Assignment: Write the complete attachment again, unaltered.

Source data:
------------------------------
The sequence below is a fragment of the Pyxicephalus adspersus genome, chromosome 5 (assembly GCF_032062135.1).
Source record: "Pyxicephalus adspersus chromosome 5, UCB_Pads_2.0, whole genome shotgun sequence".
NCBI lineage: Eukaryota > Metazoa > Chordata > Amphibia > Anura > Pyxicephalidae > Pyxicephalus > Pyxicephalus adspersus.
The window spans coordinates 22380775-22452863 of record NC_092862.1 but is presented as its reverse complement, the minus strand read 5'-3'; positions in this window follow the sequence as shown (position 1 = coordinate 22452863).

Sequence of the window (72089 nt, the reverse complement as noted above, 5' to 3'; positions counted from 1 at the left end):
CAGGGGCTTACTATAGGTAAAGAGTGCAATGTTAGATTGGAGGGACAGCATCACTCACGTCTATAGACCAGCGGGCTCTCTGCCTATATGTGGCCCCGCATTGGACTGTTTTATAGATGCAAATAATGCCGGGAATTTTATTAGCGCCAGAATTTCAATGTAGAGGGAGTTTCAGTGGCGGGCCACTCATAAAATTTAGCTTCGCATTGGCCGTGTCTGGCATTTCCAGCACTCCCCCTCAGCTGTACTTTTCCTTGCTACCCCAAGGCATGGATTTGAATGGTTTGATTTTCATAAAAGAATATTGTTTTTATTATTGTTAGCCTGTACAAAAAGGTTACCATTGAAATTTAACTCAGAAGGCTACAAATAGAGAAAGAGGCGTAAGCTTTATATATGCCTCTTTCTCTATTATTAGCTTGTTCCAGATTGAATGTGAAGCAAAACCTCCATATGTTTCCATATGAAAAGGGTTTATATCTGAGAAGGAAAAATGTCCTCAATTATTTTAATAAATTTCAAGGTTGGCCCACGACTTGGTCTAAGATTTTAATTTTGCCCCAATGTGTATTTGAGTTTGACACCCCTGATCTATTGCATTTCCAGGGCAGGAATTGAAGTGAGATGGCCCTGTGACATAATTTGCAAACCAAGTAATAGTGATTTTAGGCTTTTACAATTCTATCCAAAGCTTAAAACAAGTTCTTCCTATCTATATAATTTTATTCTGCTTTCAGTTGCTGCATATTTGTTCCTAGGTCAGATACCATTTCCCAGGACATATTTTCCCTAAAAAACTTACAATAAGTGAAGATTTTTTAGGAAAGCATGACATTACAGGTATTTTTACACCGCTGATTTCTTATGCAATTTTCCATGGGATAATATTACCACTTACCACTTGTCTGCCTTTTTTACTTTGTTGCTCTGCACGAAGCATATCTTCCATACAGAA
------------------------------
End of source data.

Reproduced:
The sequence below is a fragment of the Pyxicephalus adspersus genome, chromosome 5 (assembly GCF_032062135.1).
Source record: "Pyxicephalus adspersus chromosome 5, UCB_Pads_2.0, whole genome shotgun sequence".
NCBI lineage: Eukaryota > Metazoa > Chordata > Amphibia > Anura > Pyxicephalidae > Pyxicephalus > Pyxicephalus adspersus.
The window spans coordinates 22380775-22452863 of record NC_092862.1 but is presented as its reverse complement, the minus strand read 5'-3'; positions in this window follow the sequence as shown (position 1 = coordinate 22452863).

Sequence of the window (72089 nt, the reverse complement as noted above, 5' to 3'; positions counted from 1 at the left end):
CAGGGGCTTACTATAGGTAAAGAGTGCAATGTTAGATTGGAGGGACAGCATCACTCACGTCTATAGACCAGCGGGCTCTCTGCCTATATGTGGCCCCGCATTGGACTGTTTTATAGATGCAAATAATGCCGGGAATTTTATTAGCGCCAGAATTTCAATGTAGAGGGAGTTTCAGTGGCGGGCCACTCATAAAATTTAGCTTCGCATTGGCCGTGTCTGGCATTTCCAGCACTCCCCCTCAGCTGTACTTTTCCTTGCTACCCCAAGGCATGGATTTGAATGGTTTGATTTTCATAAAAGAATATTGTTTTTATTATTGTTAGCCTGTACAAAAAGGTTACCATTGAAATTTAACTCAGAAGGCTACAAATAGAGAAAGAGGCGTAAGCTTTATATATGCCTCTTTCTCTATTATTAGCTTGTTCCAGATTGAATGTGAAGCAAAACCTCCATATGTTTCCATATGAAAAGGGTTTATATCTGAGAAGGAAAAATGTCCTCAATTATTTTAATAAATTTCAAGGTTGGCCCACGACTTGGTCTAAGATTTTAATTTTGCCCCAATGTGTATTTGAGTTTGACACCCCTGATCTATTGCATTTCCAGGGCAGGAATTGAAGTGAGATGGCCCTGTGACATAATTTGCAAACCAAGTAATAGTGATTTTAGGCTTTTACAATTCTATCCAAAGCTTAAAACAAGTTCTTCCTATCTATATAATTTTATTCTGCTTTCAGTTGCTGCATATTTGTTCCTAGGTCAGATACCATTTCCCAGGACATATTTTCCCTAAAAAACTTACAATAAGTGAAGATTTTTTAGGAAAGCATGACATTACAGGTATTTTTACACCGCTGATTTCTTATGCAATTTTCCATGGGATAATATTACCACTTACCACTTGTCTGCCTTTTTTACTTTGTTGCTCTGCACGAAGCATATCTTCCATACAGAA